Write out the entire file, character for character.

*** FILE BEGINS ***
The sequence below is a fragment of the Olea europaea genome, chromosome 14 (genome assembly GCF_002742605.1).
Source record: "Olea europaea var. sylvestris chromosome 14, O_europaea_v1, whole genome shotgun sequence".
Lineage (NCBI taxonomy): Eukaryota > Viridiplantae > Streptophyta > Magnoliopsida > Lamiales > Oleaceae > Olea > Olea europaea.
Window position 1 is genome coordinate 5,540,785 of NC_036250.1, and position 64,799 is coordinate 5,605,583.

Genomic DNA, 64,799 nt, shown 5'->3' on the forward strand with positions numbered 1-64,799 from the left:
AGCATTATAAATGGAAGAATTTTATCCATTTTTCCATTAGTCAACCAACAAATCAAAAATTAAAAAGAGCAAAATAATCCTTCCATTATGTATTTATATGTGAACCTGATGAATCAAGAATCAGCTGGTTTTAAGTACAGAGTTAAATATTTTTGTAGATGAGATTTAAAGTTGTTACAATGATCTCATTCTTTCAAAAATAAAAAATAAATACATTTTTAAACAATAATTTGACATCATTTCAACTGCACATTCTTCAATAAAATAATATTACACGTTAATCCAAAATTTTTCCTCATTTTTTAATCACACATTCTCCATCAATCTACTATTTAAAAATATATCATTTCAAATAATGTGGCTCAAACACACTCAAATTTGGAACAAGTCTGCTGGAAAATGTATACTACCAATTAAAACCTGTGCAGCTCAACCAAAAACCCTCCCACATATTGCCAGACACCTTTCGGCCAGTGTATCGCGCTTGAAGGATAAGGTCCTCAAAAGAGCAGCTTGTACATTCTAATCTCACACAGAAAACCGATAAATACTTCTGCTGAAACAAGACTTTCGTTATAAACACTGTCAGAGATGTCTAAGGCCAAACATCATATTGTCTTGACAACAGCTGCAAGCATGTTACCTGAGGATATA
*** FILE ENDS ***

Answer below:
The sequence below is a fragment of the Olea europaea genome, chromosome 14 (genome assembly GCF_002742605.1).
Source record: "Olea europaea var. sylvestris chromosome 14, O_europaea_v1, whole genome shotgun sequence".
Lineage (NCBI taxonomy): Eukaryota > Viridiplantae > Streptophyta > Magnoliopsida > Lamiales > Oleaceae > Olea > Olea europaea.
Window position 1 is genome coordinate 5,540,785 of NC_036250.1, and position 64,799 is coordinate 5,605,583.

Genomic DNA, 64,799 nt, shown 5'->3' on the forward strand with positions numbered 1-64,799 from the left:
AGCATTATAAATGGAAGAATTTTATCCATTTTTCCATTAGTCAACCAACAAATCAAAAATTAAAAAGAGCAAAATAATCCTTCCATTATGTATTTATATGTGAACCTGATGAATCAAGAATCAGCTGGTTTTAAGTACAGAGTTAAATATTTTTGTAGATGAGATTTAAAGTTGTTACAATGATCTCATTCTTTCAAAAATAAAAAATAAATACATTTTTAAACAATAATTTGACATCATTTCAACTGCACATTCTTCAATAAAATAATATTACACGTTAATCCAAAATTTTTCCTCATTTTTTAATCACACATTCTCCATCAATCTACTATTTAAAAATATATCATTTCAAATAATGTGGCTCAAACACACTCAAATTTGGAACAAGTCTGCTGGAAAATGTATACTACCAATTAAAACCTGTGCAGCTCAACCAAAAACCCTCCCACATATTGCCAGACACCTTTCGGCCAGTGTATCGCGCTTGAAGGATAAGGTCCTCAAAAGAGCAGCTTGTACATTCTAATCTCACACAGAAAACCGATAAATACTTCTGCTGAAACAAGACTTTCGTTATAAACACTGTCAGAGATGTCTAAGGCCAAACATCATATTGTCTTGACAACAGCTGCAAGCATGTTACCTGAGGATATA